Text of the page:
By Peter Delevett

San Jose Mercury News

SAN JOSE, Calif.

Ah, that Sunday quandary: Go to church or relax with a brew before the game?

A church congregation that meets in downtown San Jose, Calif.’s Loft Bar and Bistro makes that question moot.

“Church in a Bar” is the brainchild of Bill Jenkins, an ex-firefighter from London. He boldly proclaims in a Cockney accent that many people “find traditional church about as useful as a ham sandwich at a bar mitzvah.”

So for a while now, he’s been living a longtime dream to have services in a setting more folks can relate to. The theology lasts for about an hour every Sunday morning, he said, “then we hang around for a pint or two.”

His flock varies in number, but ranges in age from their late 20s to their late 60s. Most, like their pastor, wore jeans and casual shirts.

Jenkins — burly, bespectacled and a bit unkempt — read some Scripture from an iPad, then launched into a brief homily.

“My role, which took me a long time to get my head around, is apostolic,” he told his listeners. “God’s called me to plant churches.”

Later, as the congregation broke into groups to discuss Jenkins’ lessons, he spoke more about his calling.

Jenkins left school at 16 to play professional soccer, but after bouncing around the English minor leagues for a decade, he became a firefighter. Embittered after growing up with a churchgoing but abusive father, “I was a rampant atheist until 35,” he said. When his wife declared that she’d become a Christian, Jenkins said his first thought was to divorce her.

While on duty in the firehouse one evening, Jenkins started reading a spiritual treatise his father-in-law had given him; by the end of his shift, he’d undergone a full-blown conversion. A Baptist church in Kent, England, asked him to begin a “soccer ministry” aimed at attracting young men of faith; in 1994, that duty brought him to Stanford, where parts of the World Cup tournament were being held.

A year later, he was back, bringing his wife and three children to join the staff of South Valley Christian Church in Gilroy, Calif. Eventually he found his way to Gold Country, helping the international nonprofit Stadia launch a new congregation.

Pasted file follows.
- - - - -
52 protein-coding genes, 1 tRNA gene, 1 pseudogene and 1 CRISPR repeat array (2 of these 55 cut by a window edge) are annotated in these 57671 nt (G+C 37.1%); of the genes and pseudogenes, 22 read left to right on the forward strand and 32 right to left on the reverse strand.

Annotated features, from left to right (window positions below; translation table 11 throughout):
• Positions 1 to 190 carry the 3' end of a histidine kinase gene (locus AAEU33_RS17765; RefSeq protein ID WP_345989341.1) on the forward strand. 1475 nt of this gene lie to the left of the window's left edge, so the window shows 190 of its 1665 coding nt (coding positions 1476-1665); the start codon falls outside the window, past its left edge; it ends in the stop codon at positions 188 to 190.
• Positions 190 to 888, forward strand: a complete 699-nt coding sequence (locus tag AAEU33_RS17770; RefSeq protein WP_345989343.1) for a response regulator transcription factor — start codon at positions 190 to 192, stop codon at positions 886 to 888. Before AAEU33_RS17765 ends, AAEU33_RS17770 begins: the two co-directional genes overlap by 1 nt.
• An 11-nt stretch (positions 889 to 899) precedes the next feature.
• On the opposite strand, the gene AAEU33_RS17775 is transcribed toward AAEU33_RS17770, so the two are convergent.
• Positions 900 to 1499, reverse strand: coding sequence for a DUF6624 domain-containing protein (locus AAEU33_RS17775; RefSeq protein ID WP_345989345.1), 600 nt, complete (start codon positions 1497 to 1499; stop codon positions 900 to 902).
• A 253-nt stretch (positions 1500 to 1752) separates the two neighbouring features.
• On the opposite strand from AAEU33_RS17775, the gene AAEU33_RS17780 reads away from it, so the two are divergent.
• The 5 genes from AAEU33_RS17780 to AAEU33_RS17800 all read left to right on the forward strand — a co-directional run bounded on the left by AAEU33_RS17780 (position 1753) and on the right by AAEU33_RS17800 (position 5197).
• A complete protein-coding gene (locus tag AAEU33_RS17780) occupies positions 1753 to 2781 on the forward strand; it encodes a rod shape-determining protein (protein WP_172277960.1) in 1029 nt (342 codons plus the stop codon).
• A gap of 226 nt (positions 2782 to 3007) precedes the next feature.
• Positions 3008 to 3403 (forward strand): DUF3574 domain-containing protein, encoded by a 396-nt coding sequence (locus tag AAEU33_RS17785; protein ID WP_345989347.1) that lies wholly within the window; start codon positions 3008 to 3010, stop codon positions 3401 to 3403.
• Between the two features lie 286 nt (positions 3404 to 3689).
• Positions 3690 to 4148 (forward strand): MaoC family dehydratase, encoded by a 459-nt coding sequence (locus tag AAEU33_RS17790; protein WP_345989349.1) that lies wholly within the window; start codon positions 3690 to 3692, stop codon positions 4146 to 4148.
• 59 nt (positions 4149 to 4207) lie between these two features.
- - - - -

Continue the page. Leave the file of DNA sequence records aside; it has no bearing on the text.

“That was church in a trailer,” he recalls. He says he helped launch nine congregations during his time with Stadia, most of them overseas. But when he finally returned to the Bay Area, it was because “I had an itch that I wanted to scratch: to start a church in a pub.”

To Jenkins, it all makes sense. “Much of community life in England used to revolve in and around the local pub,” he pointed out. “I think pubs and churches should share a lot of common denominators.”

Jenkins isn’t the first to mix booze and Bibles: Three decades ago, the Catholic Archdiocese of Chicago launched Theology on Tap, a monthly gathering for Catholic 20- and 30-somethings to talk about faith and morality in a relaxed setting outside of church — usually a bar or restaurant.

Jenkins said he learned of Theology on Tap only recently, and while he called it “a great idea,” his goal isn’t to woo people back to a mainstream church.

The brick walls, high ceilings and vaulted windows in the Loft’s upper room suggest a traditional sanctuary, but instead of pews, the worshipers sit at cocktail tables. In place of stained glass hang paper sheets torn from the oversize tablets common in corporate brainstorming sessions.

Jenkins implored his listeners to “commit to God where you can,” even if that means turning their morning jog into prayer time. As he preached, the restaurant staff noisily readied for brunch.

Jenkins’ congregation has grown slowly thanks to word-of-mouth, sidewalk signs and Facebook.

“I think it’s exciting, bringing the church into a new environment,” said Glenn Ballard, who with his wife Vicki attended a service.

Jenkins says he has no idea how long his pub ministry will last. At the end of the year, a consulting contract with another local church will end, leaving him with only a small firefighter’s pension. To keep the church going, he’s looking for a full-time job.

But in the end, he said, “It’s not my business how long it lasts. That’s up to him.”

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